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Navy Veteran turns his life around with a second chance from VA

Navy Veteran Tim Healy knows something about second chances. In 2009, he was facing his third strike in California and a sentence of 37 years to life in prison. He’d all but given up hope when a social worker noticed he was a Veteran and pointed him to the Veterans Justice Program (VJP) at the Palo Alto VA Medical Center.

Six years later, Healy started working in that same program as a peer specialist, and he’s never looked back.

“Playing hard” led to legal troubles

Healy served in the Bay Area from 1986 to 1990. It wasn’t his choice to leave the Navy. He’d wanted to be a lifer and he thought if he worked hard, it was fine if he played hard, too.

“I got in a lot of trouble. The quote they gave me on my last evaluation was that my retention was unwarranted due to numerous alcohol-related incidents,” he shared. That’s how he found his Navy career was over, and he was devastated.

He found a job stocking shelves at a grocery store, which was a blow to his pride after working on sophisticated aircraft in the Navy. He began using methamphetamines as well as alcohol. Over the next 10 years, his legal troubles mounted with several arrests for DUI and assault. When he was convicted of making a criminal threat, he was sentenced to five years in prison.

Upon release, Healy stayed inside the lines for two years, sticking close to the cheap apartment he found and dutifully working a construction job. But when he decided it was safe for him to have a drink or two, it didn’t go well. Within a year, he was back to using drugs and he was arrested on multiple felony charges. It was his third strike. The district attorney’s office offered him a plea deal: 37 years to life.

Road to redemption

In a last-ditch effort, his mother engaged a social worker to do a clinical assessment in the hopes that his substance use could qualify him for a treatment program in lieu of prison.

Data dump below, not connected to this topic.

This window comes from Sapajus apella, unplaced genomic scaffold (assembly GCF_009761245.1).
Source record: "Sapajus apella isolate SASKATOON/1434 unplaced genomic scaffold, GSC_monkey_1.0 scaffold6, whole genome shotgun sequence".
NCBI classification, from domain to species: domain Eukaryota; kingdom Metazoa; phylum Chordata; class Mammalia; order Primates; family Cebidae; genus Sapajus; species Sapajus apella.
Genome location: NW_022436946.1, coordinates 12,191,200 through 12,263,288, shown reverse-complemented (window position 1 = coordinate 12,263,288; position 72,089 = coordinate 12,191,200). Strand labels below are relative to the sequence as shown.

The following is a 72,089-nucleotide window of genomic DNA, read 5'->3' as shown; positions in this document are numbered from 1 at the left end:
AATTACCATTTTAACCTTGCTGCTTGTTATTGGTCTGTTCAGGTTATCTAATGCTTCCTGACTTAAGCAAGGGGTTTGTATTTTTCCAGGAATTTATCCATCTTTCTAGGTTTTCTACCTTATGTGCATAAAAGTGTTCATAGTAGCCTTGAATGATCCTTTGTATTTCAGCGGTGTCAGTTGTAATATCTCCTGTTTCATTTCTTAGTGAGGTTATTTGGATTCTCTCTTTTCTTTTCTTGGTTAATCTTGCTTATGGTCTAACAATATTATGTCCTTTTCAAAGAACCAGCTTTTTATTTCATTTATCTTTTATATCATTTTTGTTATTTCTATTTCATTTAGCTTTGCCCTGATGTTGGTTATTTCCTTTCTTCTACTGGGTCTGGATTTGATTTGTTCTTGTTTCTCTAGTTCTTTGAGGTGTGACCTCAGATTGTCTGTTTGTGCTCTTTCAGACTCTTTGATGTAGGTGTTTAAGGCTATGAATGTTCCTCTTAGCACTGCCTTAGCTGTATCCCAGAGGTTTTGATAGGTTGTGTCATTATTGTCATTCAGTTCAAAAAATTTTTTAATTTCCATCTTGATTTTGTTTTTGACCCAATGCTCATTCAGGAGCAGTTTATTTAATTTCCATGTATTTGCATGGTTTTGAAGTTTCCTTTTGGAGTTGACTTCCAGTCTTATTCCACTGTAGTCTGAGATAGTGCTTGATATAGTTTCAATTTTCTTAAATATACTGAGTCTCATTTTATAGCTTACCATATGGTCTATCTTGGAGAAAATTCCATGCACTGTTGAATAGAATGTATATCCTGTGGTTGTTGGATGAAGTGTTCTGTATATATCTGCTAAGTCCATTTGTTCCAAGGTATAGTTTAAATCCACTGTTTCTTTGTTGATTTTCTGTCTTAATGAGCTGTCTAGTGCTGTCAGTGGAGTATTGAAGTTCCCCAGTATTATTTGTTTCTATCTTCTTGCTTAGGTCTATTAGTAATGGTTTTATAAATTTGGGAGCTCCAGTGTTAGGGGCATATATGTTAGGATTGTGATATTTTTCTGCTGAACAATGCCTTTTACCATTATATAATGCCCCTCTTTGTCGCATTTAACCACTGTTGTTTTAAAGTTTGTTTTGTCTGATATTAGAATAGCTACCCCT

The social worker noticed he was a Veteran and told his mother about VA’s Residential Rehabilitation Treatment Program in Menlo Park, CA. Healy had resigned himself to spending the rest of his life in prison and he felt overwhelmed by the respect and kindness with which he was treated in the 45-minute meeting. He went back to his cell and cried, having felt a glimmer of hope. He was accepted to the program and a judge approved the plan.

When Healy arrived at VA, he still wasn’t ready to talk about all his issues. “I told the staff, look, I’m a convict and a dope fiend, but I’m not crazy.” In Veteran treatment groups over the next week, he heard others talk about insecurity, depression and isolation. He realized those affected him too, but he didn’t have the language to talk about it. It was a critical turning point.

“I bought in and I changed my life. I reinvented myself,” he said. It’s a message of hope he frequently shares with the Veterans he works with today in his role as a peer specialist, connecting them with VA and community services.

Second chances

Societal barriers can make it almost impossible for justice-involved individuals to transition smoothly back to civilian life, which is why it’s a priority for VA to help ease this difficult journey.

As we observe National Second Chance Month in April, it’s a time to raise awareness of the challenges faced by justice-involved Veterans and bring attention to services and solutions.

If you’re a Veteran with past or present involvement in the criminal justice system and need assistance, check out these resources and contact your local VA for help:

Veterans Justice Outreach

Health Care for Re-entry Veterans

Legal Services for Veterans

Veterans Treatment Courts

If you’re an employer, learn about the benefits of hiring Veterans. And if you’re a landlord, consider accepting Veterans with past criminal justice involvement. You can be part of the solution by giving Veterans the second chances they deserve.

Learn about VA programs 

If you are a Veteran who is homeless or at risk for homelessness, call the National Call Center for Homeless Veterans at 877-4AID-VET (877-424-3838). For more resources:

Visit the VA Homeless Programs website to learn about housing initiatives and other programs for Veterans exiting homelessness. 

Check out the Ending Veteran Homelessness podcast to learn more about what VA is doing about Veteran homelessness. 

Learn how to get involved with housing homeless Veterans.

Subscribe to the Homeless Programs Office newsletter to receive monthly updates about programs and supportive services for Veterans experiencing or at risk of homelessness. 

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